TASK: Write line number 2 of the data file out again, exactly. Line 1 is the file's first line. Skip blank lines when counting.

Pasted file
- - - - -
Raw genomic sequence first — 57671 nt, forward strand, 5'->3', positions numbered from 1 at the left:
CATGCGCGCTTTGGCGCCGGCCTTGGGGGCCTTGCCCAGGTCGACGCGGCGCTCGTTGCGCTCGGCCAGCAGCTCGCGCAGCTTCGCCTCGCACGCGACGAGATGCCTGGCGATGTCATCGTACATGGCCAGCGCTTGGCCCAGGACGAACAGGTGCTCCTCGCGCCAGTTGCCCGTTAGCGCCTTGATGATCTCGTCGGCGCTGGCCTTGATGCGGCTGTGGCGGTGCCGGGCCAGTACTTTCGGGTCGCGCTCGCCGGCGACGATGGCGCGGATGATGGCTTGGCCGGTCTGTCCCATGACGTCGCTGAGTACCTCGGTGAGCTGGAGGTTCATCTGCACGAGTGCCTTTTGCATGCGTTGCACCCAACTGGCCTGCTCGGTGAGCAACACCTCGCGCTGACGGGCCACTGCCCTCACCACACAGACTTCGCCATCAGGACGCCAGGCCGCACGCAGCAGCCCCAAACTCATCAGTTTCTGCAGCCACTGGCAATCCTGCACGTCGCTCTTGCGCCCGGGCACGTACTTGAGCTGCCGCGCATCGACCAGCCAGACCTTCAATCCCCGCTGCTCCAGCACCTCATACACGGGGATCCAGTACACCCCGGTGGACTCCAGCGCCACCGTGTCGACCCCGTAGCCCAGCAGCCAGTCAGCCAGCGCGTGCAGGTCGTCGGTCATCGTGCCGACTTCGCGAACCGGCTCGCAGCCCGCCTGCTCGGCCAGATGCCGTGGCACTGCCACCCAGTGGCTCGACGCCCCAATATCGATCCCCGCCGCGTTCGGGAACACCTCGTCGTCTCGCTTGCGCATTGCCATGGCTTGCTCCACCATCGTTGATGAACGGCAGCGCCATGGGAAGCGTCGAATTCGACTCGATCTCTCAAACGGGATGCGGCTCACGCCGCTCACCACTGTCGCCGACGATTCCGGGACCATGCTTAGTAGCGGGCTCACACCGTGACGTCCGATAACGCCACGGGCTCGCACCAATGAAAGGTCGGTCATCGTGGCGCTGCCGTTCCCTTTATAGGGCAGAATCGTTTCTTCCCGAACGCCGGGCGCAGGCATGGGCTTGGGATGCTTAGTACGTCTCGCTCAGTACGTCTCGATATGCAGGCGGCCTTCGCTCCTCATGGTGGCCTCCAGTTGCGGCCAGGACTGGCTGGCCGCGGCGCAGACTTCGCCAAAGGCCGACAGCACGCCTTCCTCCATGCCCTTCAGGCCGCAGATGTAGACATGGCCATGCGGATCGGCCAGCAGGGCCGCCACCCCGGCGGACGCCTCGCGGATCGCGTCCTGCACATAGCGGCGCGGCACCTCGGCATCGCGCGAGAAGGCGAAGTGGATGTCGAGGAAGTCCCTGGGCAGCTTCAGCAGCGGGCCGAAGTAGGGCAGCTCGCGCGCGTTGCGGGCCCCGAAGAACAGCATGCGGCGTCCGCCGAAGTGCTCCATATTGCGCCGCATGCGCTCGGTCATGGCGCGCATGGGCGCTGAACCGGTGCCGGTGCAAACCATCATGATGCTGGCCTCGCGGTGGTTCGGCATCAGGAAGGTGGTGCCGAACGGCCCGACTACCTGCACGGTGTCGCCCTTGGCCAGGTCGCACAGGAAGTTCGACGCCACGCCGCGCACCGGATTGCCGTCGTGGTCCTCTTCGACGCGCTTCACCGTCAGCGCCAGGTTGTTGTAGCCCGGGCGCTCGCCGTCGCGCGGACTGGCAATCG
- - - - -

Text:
CATGCGCGCTTTGGCGCCGGCCTTGGGGGCCTTGCCCAGGTCGACGCGGCGCTCGTTGCGCTCGGCCAGCAGCTCGCGCAGCTTCGCCTCGCACGCGACGAGATGCCTGGCGATGTCATCGTACATGGCCAGCGCTTGGCCCAGGACGAACAGGTGCTCCTCGCGCCAGTTGCCCGTTAGCGCCTTGATGATCTCGTCGGCGCTGGCCTTGATGCGGCTGTGGCGGTGCCGGGCCAGTACTTTCGGGTCGCGCTCGCCGGCGACGATGGCGCGGATGATGGCTTGGCCGGTCTGTCCCATGACGTCGCTGAGTACCTCGGTGAGCTGGAGGTTCATCTGCACGAGTGCCTTTTGCATGCGTTGCACCCAACTGGCCTGCTCGGTGAGCAACACCTCGCGCTGACGGGCCACTGCCCTCACCACACAGACTTCGCCATCAGGACGCCAGGCCGCACGCAGCAGCCCCAAACTCATCAGTTTCTGCAGCCACTGGCAATCCTGCACGTCGCTCTTGCGCCCGGGCACGTACTTGAGCTGCCGCGCATCGACCAGCCAGACCTTCAATCCCCGCTGCTCCAGCACCTCATACACGGGGATCCAGTACACCCCGGTGGACTCCAGCGCCACCGTGTCGACCCCGTAGCCCAGCAGCCAGTCAGCCAGCGCGTGCAGGTCGTCGGTCATCGTGCCGACTTCGCGAACCGGCTCGCAGCCCGCCTGCTCGGCCAGATGCCGTGGCACTGCCACCCAGTGGCTCGACGCCCCAATATCGATCCCCGCCGCGTTCGGGAACACCTCGTCGTCTCGCTTGCGCATTGCCATGGCTTGCTCCACCATCGTTGATGAACGGCAGCGCCATGGGAAGCGTCGAATTCGACTCGATCTCTCAAACGGGATGCGGCTCACGCCGCTCACCACTGTCGCCGACGATTCCGGGACCATGCTTAGTAGCGGGCTCACACCGTGACGTCCGATAACGCCACGGGCTCGCACCAATGAAAGGTCGGTCATCGTGGCGCTGCCGTTCCCTTTATAGGGCAGAATCGTTTCTTCCCGAACGCCGGGCGCAGGCATGGGCTTGGGATGCTTAGTACGTCTCGCTCAGTACGTCTCGATATGCAGGCGGCCTTCGCTCCTCATGGTGGCCTCCAGTTGCGGCCAGGACTGGCTGGCCGCGGCGCAGACTTCGCCAAAGGCCGACAGCACGCCTTCCTCCATGCCCTTCAGGCCGCAGATGTAGACATGGCCATGCGGATCGGCCAGCAGGGCCGCCACCCCGGCGGACGCCTCGCGGATCGCGTCCTGCACATAGCGGCGCGGCACCTCGGCATCGCGCGAGAAGGCGAAGTGGATGTCGAGGAAGTCCCTGGGCAGCTTCAGCAGCGGGCCGAAGTAGGGCAGCTCGCGCGCGTTGCGGGCCCCGAAGAACAGCATGCGGCGTCCGCCGAAGTGCTCCATATTGCGCCGCATGCGCTCGGTCATGGCGCGCATGGGCGCTGAACCGGTGCCGGTGCAAACCATCATGATGCTGGCCTCGCGGTGGTTCGGCATCAGGAAGGTGGTGCCGAACGGCCCGACTACCTGCACGGTGTCGCCCTTGGCCAGGTCGCACAGGAAGTTCGACGCCACGCCGCGCACCGGATTGCCGTCGTGGTCCTCTTCGACGCGCTTCACCGTCAGCGCCAGGTTGTTGTAGCCCGGGCGCTCGCCGTCGCGCGGACTGGCAATCG